God has allowed people in my life that have failed me and treated me poorly. I have seen in retrospect, especially now after reading this book, that these people are unsafe. Because I have experienced the unsafe, I can clearly see who will be safe and what I need to do to be safe in a future relationship. Let me break down the characteristics of safe and unsafe people according to this book:
- can't admit their weakness, and think they have it all together.
- are defensive in relationships, instead of open to feedback.
- are self-righteous instead of humble.
- only apologize instead of changing their behavior.
- avoid working on problems instead of dealing with them.
- demand trust instead of earning it.
- can't admit their faults.
- blame others instead of taking responsibility.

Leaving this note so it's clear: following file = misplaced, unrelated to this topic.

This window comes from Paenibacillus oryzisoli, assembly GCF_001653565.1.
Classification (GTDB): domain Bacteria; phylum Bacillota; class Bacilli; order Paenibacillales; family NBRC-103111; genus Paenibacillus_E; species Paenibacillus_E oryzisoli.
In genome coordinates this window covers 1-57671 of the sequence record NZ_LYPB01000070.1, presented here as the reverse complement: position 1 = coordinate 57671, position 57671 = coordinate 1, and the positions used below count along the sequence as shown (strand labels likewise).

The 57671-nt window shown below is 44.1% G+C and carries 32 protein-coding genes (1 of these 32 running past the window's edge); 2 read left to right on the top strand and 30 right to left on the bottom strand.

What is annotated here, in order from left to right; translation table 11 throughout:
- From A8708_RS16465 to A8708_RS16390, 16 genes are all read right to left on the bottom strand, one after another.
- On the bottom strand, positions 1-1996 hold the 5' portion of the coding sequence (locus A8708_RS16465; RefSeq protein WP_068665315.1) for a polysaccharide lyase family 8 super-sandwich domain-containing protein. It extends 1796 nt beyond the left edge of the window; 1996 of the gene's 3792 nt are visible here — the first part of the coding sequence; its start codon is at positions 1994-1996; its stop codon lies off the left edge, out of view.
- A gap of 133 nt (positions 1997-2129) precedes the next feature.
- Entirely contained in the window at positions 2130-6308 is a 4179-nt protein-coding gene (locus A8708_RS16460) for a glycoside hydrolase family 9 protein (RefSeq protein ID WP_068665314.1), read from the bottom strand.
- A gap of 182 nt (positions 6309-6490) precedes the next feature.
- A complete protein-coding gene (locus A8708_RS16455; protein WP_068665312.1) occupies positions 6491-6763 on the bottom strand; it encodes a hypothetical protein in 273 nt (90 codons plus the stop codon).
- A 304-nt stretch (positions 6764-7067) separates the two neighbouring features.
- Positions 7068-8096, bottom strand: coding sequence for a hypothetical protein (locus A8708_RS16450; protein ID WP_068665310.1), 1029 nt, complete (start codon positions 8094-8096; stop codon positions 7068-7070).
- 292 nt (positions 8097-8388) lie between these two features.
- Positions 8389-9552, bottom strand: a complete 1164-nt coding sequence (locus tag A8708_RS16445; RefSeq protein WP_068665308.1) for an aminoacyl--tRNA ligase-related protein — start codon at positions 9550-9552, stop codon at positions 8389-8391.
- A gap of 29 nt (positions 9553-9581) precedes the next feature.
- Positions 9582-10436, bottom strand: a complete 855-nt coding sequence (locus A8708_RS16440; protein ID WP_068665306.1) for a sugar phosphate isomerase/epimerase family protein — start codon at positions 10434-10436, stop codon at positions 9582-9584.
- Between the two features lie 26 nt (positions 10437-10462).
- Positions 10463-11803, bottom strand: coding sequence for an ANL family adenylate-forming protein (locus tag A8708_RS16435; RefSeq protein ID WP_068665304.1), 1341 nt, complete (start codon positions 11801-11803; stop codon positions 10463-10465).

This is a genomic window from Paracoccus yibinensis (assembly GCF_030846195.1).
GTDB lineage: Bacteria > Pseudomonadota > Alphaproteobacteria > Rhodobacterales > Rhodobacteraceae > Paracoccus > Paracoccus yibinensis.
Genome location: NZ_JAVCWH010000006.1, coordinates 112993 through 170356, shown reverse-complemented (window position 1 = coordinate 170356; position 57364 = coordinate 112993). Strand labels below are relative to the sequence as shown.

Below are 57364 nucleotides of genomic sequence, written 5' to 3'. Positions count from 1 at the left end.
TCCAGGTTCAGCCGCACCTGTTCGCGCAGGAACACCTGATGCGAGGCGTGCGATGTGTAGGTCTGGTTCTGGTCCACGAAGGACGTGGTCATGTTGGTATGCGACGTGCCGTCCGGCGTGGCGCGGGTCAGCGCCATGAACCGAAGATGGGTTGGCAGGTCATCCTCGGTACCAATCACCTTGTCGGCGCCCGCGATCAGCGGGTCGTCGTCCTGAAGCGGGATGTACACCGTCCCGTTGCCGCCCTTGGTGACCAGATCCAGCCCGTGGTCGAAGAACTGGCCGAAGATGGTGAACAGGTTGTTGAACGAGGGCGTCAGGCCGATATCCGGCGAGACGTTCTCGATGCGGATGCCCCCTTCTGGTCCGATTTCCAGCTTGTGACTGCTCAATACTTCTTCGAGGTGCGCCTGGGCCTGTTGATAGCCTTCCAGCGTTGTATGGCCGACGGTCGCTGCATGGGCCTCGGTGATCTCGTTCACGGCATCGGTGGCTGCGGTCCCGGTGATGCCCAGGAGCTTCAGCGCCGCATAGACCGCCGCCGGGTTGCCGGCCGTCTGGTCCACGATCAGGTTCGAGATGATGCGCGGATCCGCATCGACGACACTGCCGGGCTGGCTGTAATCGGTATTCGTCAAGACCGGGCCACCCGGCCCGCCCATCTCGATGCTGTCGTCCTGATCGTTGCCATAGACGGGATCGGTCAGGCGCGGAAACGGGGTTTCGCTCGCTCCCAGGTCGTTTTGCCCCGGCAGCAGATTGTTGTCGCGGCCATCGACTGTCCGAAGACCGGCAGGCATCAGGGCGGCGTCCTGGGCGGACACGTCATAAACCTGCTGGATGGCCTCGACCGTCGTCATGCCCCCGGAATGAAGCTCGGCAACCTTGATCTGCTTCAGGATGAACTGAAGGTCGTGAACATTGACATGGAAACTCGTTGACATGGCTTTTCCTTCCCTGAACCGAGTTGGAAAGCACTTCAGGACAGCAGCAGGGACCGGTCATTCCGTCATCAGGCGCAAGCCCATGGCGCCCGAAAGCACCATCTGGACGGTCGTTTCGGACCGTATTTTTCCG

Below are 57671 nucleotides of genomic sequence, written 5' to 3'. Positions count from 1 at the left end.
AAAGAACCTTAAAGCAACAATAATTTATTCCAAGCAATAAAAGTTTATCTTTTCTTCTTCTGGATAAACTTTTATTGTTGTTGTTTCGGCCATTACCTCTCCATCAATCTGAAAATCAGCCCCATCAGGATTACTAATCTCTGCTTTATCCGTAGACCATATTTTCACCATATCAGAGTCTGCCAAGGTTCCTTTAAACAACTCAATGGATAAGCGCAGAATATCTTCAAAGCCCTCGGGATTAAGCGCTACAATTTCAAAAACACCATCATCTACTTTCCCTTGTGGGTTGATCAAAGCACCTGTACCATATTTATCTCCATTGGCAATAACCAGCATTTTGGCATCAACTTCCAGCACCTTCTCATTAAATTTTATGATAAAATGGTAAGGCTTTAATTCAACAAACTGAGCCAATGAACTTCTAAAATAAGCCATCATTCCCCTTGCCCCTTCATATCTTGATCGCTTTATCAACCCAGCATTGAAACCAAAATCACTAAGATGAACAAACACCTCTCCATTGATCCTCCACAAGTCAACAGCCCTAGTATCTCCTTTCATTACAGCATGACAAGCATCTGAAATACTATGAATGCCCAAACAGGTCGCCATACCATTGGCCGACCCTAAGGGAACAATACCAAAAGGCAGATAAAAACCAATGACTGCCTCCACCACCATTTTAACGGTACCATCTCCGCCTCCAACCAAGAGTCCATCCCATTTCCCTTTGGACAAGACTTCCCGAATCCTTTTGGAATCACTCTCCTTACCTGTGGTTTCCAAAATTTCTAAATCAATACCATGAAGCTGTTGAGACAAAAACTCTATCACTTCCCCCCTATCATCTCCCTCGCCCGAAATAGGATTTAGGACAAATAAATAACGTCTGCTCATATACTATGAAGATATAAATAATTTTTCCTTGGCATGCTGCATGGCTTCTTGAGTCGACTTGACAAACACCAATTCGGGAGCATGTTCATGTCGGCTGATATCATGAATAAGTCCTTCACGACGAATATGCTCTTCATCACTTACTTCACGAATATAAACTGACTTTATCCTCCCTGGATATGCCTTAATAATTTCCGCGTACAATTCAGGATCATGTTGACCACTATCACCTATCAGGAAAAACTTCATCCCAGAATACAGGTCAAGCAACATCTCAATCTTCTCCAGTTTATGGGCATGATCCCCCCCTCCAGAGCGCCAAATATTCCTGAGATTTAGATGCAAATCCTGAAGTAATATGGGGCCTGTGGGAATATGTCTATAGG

- lie instead of telling the truth.
- are stagnant instead of growing both personally and spiritually.
- avoid closeness with others instead of connecting.
- resist the freedom of others to disagree or have their own opinion, have own goals, etc., instead of encouraging it.
- flatter us instead of confronting us on our issues.
- condemn instead of forgiving us and others for how we wrong them.
- act as our parent or our child instead of relating to us as equals.
- are a negative influence on us.
- gossip instead of keeping our secrets.
- are empathetic to our pain, and act on that empathy.
- draw us closer to God and encourage and contribute to our spiritual growth.
- draw us closer to others in our lives, instead of pulling us apart.